Kip - a New York jazz pianist whose career was cut short by a neurological disease - returns from a failed suicide attempt with a vivid, detailed memory of his journey through the afterlife. Resembling the world as he knows it, but unlimited in space and time, it’s unlike any eternity he has contemplated. Its residents are those who choose not to reincarnate, which would erase all memory of who they once were. Kip has a quest: to find his beloved Lucy, a yoga teacher who shared his apartment for years but died of leukemia before he took his own life.
Is she still here? Has she waited for him, or “gone back” to become someone else?
In his odyssey across centuries and locales (Istanbul to the Marquesas Islands, India to Oklahoma and New Guinea) to find her, Kip is guided by Walt Whitman - who urges him to write this memoir on his return.
©2012 Anthony Weller (P)2012 Brilliance Audio, Inc.
“The Land of Later On is wonderfully enticing and deeply, achingly moving. The charm is the charm of those happy black-and-white movies of long ago with, for example, Claude Rains as an angel - or the charm of Woody Allen’s Midnight in Paris. The other well-earned relation is to Dante’s Divine Comedy (in Mr. Weller’s book, Walt Whitman, rather than Virgil, is the guide). It’s not a contradiction of these comparisons to say that the whole book is the work of Mr. Weller’s inventive and generous mind. What would any human want of an afterlife? To enjoy the surface of the earth. To know what others have cherished - music, books, THINGS of all kinds - to speak all human languages. Above all, to go on loving. But Mr. Weller’s afterlife is neither simple nor easy; good decisions still depend on courage and a passionate heart.” (John Casey, Winner of the National Book Award)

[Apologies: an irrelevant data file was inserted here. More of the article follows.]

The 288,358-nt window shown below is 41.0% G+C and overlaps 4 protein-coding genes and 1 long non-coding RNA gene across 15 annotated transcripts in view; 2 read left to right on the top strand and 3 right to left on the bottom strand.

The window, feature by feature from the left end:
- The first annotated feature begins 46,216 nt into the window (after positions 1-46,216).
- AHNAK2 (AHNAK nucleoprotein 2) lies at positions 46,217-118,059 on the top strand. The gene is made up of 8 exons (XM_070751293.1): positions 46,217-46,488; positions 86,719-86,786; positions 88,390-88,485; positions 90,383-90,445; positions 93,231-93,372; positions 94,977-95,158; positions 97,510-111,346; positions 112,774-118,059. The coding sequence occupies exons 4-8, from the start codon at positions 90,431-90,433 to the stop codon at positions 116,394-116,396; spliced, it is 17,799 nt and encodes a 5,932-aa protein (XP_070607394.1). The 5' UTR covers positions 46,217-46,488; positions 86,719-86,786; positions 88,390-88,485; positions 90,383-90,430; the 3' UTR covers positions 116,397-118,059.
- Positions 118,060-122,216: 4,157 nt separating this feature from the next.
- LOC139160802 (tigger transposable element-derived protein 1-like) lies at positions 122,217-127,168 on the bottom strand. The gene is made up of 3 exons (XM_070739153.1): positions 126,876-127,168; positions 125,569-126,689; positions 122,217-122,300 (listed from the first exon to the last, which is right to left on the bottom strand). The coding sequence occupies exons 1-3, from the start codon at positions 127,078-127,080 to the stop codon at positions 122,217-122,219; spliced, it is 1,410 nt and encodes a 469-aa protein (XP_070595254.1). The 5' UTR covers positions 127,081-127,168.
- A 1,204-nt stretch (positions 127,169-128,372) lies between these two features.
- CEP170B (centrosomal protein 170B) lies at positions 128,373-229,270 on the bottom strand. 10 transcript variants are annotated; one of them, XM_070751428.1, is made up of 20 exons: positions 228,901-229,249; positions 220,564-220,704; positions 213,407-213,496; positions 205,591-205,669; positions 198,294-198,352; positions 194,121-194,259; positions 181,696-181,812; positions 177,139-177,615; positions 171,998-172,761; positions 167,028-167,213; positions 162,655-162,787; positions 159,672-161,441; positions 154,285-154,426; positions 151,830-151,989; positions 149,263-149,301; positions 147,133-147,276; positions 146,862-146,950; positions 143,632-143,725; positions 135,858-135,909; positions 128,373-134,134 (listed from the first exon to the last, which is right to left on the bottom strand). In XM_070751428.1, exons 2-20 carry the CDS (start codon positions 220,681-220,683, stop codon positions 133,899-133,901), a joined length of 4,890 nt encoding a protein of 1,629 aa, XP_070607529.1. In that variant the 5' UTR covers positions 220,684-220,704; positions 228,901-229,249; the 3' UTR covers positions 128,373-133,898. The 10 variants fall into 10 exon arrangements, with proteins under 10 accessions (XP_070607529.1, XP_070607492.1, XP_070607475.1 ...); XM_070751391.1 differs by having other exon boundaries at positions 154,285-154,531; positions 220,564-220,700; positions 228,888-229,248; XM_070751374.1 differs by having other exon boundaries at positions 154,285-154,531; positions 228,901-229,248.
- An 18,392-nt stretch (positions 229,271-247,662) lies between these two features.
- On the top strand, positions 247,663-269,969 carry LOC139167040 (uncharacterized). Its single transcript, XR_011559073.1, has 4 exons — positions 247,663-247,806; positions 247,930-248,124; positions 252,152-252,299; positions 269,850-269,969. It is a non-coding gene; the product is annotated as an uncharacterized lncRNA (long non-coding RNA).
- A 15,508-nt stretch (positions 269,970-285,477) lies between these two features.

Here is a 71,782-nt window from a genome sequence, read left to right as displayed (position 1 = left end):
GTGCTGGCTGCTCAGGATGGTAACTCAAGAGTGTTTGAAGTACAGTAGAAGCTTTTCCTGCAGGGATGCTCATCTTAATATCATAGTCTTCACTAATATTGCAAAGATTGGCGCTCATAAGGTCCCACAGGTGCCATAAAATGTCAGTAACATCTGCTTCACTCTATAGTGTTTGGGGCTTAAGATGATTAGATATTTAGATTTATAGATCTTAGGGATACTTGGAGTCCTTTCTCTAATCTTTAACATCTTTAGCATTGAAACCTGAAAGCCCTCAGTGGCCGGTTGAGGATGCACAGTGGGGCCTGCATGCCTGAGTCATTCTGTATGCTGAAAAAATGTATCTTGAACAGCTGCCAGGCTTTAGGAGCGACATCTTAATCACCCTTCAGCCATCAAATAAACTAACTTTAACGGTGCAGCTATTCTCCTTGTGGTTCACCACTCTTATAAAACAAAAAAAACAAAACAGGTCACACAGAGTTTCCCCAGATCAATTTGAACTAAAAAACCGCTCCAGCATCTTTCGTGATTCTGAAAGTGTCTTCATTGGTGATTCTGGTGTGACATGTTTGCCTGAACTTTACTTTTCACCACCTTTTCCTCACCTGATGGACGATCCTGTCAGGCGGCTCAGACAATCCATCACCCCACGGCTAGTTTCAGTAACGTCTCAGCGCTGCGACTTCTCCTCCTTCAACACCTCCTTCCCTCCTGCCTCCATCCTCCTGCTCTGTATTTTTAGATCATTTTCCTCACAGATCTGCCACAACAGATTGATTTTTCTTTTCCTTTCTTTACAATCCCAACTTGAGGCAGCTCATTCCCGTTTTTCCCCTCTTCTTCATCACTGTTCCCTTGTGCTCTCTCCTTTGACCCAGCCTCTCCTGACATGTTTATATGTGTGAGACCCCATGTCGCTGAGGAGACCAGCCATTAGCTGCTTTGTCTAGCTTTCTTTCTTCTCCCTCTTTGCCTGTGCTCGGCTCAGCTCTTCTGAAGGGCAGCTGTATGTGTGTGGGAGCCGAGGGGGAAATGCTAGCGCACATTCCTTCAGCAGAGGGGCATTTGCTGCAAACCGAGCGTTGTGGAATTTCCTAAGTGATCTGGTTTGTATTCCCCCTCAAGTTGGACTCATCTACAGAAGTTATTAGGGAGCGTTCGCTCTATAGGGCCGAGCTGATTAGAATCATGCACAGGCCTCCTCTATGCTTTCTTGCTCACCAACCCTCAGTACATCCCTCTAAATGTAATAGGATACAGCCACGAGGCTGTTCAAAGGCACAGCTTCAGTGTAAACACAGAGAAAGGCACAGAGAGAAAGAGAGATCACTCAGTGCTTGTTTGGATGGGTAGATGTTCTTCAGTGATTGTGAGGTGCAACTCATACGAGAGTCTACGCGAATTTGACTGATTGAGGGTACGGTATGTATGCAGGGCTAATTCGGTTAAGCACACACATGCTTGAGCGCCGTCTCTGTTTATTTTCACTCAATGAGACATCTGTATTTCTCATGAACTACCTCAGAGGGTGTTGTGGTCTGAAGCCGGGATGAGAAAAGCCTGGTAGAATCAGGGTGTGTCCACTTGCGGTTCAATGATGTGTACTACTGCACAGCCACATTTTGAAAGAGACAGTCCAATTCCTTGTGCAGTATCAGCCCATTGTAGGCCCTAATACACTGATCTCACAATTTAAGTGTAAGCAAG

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"Food for thought"
A good idea for a story but flawed in places. The story was going well until the introduction of Walt Whitman. It became then quite arduous to get through. Nowhere near the same impact as What dreams may come.
However it was a nice story and leaves you wondering at the end whether it could be true.
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